previous next
[142] protection below that line, ought to receive universal approbation. In itself, indeed, it may not be entirely satisfactory, but when the alternative is between a reasonable concession on both sides and a dissolution of the Union, it is an imputation on the patriotism of Congress to assert that its members will hesitate for a moment.

This earnest recommendation was totally disregarded. It would be a useless labor to recapitulate all the proceedings in the Senate upon the proposition of Mr. Crittenden to refer his amendment to a vote of the people. On the 14th January, 1861, he made an unsuccessful attempt to have it considered, but it was postponed until the day following.1 On this day it was again postponed by the vote of every Republican Senator present, in order to make way for the Pacific Railroad bill.2 On the third attempt (January 16), he succeeded, but by a majority of a single vote, in bringing his resolution before the body. Every Republican Senator present voted against its consideration. A direct vote upon the resolution, so earnestly desired by the country, now seemed inevitable. The parliamentary tactics of the Republican party, however, defeated this object. Mr. Clark, a Republican Senator from New Hampshire, moved to strike out the entire preamble and resolution of Mr. Crittenden, and in lieu thereof insert as a substitute a preamble and resolution of a directly opposite character, and in accordance with the Chicago platform. This motion prevailed by a vote of 25 to 23, every Republican Senator present having voted in its favor.34 Thus Mr. Crittenden's proposition to refer the question to the people was buried under the Clark amendment. This continued to be its position for more than six weeks, until the day before the final adjournment of Congress, 2d March, when it was far too late for final action even had there been a majority in its favor. This superincumbent weight was then removed, and the proposition itself was defeated by a vote of 19 in the affirmative against 20 in the negative.4 Thus the Republican party accomplished their object, and thus terminated every reasonable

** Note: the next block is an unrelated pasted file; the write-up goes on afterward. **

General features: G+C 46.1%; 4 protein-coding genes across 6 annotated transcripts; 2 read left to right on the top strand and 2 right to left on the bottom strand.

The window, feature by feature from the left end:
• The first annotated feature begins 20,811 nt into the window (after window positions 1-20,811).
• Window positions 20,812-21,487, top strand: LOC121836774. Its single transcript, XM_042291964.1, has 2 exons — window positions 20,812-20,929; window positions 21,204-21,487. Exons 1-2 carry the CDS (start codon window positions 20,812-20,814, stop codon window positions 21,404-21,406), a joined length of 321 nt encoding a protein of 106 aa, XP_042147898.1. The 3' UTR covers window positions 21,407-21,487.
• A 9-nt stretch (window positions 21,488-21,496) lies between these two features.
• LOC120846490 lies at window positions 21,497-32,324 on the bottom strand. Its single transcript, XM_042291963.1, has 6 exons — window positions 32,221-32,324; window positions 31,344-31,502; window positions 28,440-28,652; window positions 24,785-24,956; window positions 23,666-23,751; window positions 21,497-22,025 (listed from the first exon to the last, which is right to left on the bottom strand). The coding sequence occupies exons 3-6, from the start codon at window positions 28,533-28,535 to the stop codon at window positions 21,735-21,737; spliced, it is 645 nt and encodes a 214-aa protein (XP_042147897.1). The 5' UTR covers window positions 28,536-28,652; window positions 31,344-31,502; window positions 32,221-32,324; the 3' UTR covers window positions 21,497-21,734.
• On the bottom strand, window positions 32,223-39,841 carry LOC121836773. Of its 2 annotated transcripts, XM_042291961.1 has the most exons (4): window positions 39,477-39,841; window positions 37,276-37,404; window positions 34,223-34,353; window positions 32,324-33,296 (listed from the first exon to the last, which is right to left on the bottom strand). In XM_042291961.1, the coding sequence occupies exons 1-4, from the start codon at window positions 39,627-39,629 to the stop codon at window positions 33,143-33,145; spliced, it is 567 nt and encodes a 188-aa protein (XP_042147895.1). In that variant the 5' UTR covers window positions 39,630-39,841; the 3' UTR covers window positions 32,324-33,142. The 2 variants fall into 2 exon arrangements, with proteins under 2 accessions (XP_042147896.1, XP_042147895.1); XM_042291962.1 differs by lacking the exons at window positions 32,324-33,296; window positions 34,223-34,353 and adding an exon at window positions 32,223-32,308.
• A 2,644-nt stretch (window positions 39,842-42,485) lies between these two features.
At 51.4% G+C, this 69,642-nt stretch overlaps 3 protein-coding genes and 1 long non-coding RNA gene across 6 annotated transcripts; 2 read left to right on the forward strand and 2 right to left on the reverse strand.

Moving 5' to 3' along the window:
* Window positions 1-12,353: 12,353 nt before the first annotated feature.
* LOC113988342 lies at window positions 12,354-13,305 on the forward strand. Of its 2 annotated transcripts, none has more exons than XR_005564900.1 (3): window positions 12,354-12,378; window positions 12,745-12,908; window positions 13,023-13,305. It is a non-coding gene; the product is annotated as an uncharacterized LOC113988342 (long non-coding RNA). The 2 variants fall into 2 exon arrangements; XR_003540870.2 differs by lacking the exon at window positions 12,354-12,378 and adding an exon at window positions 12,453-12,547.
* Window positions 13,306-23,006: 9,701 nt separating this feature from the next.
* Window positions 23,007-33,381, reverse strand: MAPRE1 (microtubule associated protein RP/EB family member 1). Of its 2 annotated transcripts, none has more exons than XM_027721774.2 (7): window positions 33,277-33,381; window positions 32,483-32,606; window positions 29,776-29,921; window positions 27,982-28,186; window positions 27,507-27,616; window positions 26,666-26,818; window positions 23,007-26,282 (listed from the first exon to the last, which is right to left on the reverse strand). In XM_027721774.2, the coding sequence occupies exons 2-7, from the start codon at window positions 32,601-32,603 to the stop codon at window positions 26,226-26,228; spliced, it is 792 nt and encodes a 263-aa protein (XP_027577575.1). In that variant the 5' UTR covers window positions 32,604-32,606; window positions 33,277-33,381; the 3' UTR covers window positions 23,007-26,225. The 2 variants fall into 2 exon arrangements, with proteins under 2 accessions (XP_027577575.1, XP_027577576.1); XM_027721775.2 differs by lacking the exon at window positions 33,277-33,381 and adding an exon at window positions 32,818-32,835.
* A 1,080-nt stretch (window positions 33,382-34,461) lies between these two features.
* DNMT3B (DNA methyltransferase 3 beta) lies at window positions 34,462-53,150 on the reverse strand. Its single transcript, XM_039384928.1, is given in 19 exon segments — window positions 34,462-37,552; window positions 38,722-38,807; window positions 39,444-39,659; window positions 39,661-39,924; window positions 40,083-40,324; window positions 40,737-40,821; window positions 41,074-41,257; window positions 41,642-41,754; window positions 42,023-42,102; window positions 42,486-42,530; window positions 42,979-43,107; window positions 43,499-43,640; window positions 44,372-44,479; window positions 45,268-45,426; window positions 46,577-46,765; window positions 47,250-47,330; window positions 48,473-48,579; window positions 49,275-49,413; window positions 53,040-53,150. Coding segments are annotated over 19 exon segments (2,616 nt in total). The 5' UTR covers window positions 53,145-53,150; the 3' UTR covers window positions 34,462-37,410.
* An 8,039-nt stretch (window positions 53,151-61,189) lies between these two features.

1 Con. Globe, 1860-1, . 361-363.

2 Ibid., p. 881.

3 Ibid., p. 409.

4 Ibid., p. 1405.

Creative Commons License
This work is licensed under a Creative Commons Attribution-ShareAlike 3.0 United States License.

An XML version of this text is available for download, with the additional restriction that you offer Perseus any modifications you make. Perseus provides credit for all accepted changes, storing new additions in a versioning system.

hide Places (automatically extracted)

View a map of the most frequently mentioned places in this document.

Sort places alphabetically, as they appear on the page, by frequency
Click on a place to search for it in this document.
New Hampshire (New Hampshire, United States) (1)

Download Pleiades ancient places geospacial dataset for this text.

hide People (automatically extracted)
Sort people alphabetically, as they appear on the page, by frequency
Click on a person to search for him/her in this document.
Crittenden (3)
Clark (1)
hide Dates (automatically extracted)
Sort dates alphabetically, as they appear on the page, by frequency
Click on a date to search for it in this document.
January 14th, 1861 AD (1)
1861 AD (1)
1860 AD (1)
March 2nd (1)
January 16th (1)
3rd (1)
hide Display Preferences
Greek Display:
Arabic Display:
View by Default:
Browse Bar: